He explained the LDP’s policies in this radio interview last night with Andrew Bolt and Steve Price. Leyonhjelm, while generally appealing to both men, clearly made them palpably nervous. It was also obvious that neither Bolt nor Price had ever heard of the LDP before the election, though Price has been to their website recently and has looked at their policy platform. For Bolt, who often professes Libertarian beliefs on his blog, television and radio appearances, it was a clearly confronting experience for him to be faced with a real, live Libertarian politician, who calmly explained to them the rationale for gun law liberalization (the issue that prompted Leyonhjelm to quit the Liberal Party in 1996), marijuana legalization and voluntary euthanasia (which the LDP refer to as assisted suicide). Though it’s a radio interview and audio-only, you can almost visualize Bolt and Price scurrying back into their safe, comfortable and familiar conservative shells, exposing the statist streak within.


As I see it, Leyonhjelm’s influence in the Senate may be to hold the government to account in a way that the Opposition cannot: that is, to ensure they remain a truly liberal party. Any temptation by the government to gain votes by populist spending, or to slide into social engineering, nanny-statism or other tax-and-spend tendencies, he will fiercely oppose. He will give encouragement and confidence to the more Libertarian-minded government MHRs and Senators, to pursue policies that reduce the tax burden and increase the Liberty of the individual—much like Ron Paul in the United States Congress. He will be, in fact, the Libertarian conscience of the Senate—something rare in parliaments in a Western world almost completely converted to social democracy.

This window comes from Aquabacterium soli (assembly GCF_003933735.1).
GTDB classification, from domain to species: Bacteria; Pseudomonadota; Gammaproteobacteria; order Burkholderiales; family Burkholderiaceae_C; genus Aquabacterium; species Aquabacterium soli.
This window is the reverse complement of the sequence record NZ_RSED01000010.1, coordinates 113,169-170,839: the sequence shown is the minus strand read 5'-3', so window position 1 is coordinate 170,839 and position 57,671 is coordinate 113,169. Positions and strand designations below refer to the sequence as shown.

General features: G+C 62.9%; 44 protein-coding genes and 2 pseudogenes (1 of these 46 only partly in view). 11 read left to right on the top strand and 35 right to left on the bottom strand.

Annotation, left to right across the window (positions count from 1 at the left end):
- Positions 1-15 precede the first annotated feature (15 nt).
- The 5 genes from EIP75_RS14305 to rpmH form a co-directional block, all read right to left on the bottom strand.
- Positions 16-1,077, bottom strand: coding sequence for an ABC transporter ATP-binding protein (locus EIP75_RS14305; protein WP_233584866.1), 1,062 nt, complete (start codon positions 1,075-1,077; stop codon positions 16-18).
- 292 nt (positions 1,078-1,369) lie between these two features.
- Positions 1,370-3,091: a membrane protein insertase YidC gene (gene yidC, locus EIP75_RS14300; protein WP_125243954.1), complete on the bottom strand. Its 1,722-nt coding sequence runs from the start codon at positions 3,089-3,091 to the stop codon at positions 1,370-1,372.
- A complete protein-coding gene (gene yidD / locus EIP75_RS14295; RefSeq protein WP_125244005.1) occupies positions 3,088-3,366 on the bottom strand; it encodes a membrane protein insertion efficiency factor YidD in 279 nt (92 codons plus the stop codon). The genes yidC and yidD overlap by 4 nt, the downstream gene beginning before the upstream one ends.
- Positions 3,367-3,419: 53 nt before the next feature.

The Senate outcome, but for chance, could have been far worse than it has turned out. Labor and the Greens now have only a total of 35 Senate seats, four short of having power of veto over legislation. This figure is sure to go down at the next half-Senate election in 2016. I speculated the other week that two extremists—unreconstructed racist Pauline Hanson and Wikileaks fugitive Julian Assange—could easily have wound up with control of the balance of power in the Senate, and with it, the nation. Had the minor parties been eliminated in a slightly different order, this may well have come to pass. After all, they both polled a higher primary vote than several of the elected Senators.